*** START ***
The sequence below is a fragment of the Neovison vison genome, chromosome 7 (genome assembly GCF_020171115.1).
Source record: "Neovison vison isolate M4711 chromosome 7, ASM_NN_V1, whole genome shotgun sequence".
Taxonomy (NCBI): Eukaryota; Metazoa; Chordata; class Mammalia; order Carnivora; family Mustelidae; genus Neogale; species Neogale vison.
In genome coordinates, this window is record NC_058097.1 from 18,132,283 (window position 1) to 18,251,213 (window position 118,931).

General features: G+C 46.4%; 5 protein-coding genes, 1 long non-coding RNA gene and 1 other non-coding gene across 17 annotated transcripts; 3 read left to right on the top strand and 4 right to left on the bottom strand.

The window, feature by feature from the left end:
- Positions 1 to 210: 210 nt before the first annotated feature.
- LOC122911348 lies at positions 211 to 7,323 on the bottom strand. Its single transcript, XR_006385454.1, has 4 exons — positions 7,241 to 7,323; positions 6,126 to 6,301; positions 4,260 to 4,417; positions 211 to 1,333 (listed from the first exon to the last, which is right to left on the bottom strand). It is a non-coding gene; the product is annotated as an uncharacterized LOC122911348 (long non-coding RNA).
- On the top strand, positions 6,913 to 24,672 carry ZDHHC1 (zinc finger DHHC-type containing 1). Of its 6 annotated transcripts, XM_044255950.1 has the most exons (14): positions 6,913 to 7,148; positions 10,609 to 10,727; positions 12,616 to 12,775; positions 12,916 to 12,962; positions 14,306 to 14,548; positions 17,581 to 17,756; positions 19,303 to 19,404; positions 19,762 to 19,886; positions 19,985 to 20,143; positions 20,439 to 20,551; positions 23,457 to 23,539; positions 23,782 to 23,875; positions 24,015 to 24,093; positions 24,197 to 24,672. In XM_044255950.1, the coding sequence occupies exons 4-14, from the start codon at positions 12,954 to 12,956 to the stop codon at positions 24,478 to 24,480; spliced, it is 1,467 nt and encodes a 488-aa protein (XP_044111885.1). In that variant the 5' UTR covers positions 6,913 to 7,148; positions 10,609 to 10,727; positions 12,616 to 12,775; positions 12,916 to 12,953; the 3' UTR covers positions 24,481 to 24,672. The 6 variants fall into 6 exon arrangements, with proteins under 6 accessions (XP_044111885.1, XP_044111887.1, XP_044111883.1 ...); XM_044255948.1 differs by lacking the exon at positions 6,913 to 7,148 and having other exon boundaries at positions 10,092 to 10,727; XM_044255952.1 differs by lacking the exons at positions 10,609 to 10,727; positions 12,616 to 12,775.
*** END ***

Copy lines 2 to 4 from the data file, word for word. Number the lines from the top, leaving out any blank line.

Source record: "Neovison vison isolate M4711 chromosome 7, ASM_NN_V1, whole genome shotgun sequence".
Taxonomy (NCBI): Eukaryota; Metazoa; Chordata; class Mammalia; order Carnivora; family Mustelidae; genus Neogale; species Neogale vison.
In genome coordinates, this window is record NC_058097.1 from 18,132,283 (window position 1) to 18,251,213 (window position 118,931).